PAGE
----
I love introducing new people to the experience of yoga. I often recognise the same feeling in them that I encountered over 20 years ago after my first class- it works! Yoga can simultaneously energise, and calm the body and mind. It doesn't make stressful situations go away, but it does help us deal with the various challenges, be they physical or emotional. But how does it do this?
More and more studies on yoga are being conducted, many of which show the benefits for various conditions from rheumatoid arthritis, to cancer recovery to Post Traumatic Stress Syndrome. Other researchers are curious about why - what actually happens in our brain and body through the practice of Yoga? The Journal Frontiers in Human Neuroscience published a study in September last year with a detailed theory for how yoga works.
The simple answer is that it increases our capacity for self regulation. The ability to self regulate allows us to moderate stress and overwhelming emotions as we develop the capacity to monitor how we automatically respond to situations.
The really interesting thing I found about this theory is that they talked about the way yoga helps us self regulate through both a top-down and a bottom-up approach (see their diagram below). A top -down approach used in yoga is the use of focused attention through concentration. Bottom- up processing arises through allowing our body sensation to feed into our experience, such as when we practice asana and feel into our body.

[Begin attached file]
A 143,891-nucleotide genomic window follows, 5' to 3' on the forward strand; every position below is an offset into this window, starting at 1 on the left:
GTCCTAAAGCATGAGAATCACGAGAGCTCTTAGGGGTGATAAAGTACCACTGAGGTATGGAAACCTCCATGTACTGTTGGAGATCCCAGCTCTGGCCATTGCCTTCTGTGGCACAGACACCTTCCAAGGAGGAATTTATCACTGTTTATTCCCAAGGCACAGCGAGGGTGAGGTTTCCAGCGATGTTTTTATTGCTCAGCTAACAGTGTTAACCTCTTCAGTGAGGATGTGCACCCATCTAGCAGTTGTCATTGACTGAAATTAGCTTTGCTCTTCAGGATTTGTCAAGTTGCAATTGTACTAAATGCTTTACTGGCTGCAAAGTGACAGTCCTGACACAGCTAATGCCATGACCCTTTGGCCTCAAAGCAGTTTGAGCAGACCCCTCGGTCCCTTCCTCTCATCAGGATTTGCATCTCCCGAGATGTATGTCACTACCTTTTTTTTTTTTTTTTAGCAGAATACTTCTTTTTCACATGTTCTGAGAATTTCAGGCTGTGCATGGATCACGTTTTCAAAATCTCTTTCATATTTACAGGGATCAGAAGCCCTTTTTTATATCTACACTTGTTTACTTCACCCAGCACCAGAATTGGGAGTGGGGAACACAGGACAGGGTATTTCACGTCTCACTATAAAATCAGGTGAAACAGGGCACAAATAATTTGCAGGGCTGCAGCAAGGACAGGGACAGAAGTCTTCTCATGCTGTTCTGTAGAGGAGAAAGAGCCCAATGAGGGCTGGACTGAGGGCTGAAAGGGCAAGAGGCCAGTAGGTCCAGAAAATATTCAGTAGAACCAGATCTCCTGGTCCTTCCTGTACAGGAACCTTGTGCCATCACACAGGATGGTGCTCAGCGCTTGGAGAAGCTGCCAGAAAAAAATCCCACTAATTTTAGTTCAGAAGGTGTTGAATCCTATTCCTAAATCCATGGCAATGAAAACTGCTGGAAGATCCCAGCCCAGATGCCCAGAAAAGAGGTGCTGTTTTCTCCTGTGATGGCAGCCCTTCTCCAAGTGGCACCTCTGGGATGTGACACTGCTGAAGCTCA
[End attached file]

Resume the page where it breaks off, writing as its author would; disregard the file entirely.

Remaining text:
The practice of yoga was broadly described to include ethics (yamas and niyamas); meditation; asana; and breathing practices.
Breathing practices in particular are known to affect the nervous system. Slow breathing can influence the Para Sympathetic Nervous system and is interpreted by the body that we are safe and secure. Many specific breathing practices, and various postures or asana also stimulate the Sympathetic Nervous System, which can shift low moods and lethargy.
I find this theory of how yoga works, by being both top-down and bottom-up fascinating because the Yogi's of old have always known this. Yoga was described as:
The uniting of consciousness in the heart, where we can abide in our true essence of joy (1.1,1.2) (Based on Yoga Sutra translation by Nicola Devi).
The sutras also go on to tell us:
Enthusiastic practice, self enquiry and acceptance of life as it is enhances our inner awareness and guides us to liberation (2.1, 2.2)
In other words- regular practice of the tools of yoga- postures, breathing, meditation and ethics will help us self regulate and have better control over our reactions. Its great to have scientific language to help explain what the ancients have always known- Yoga works!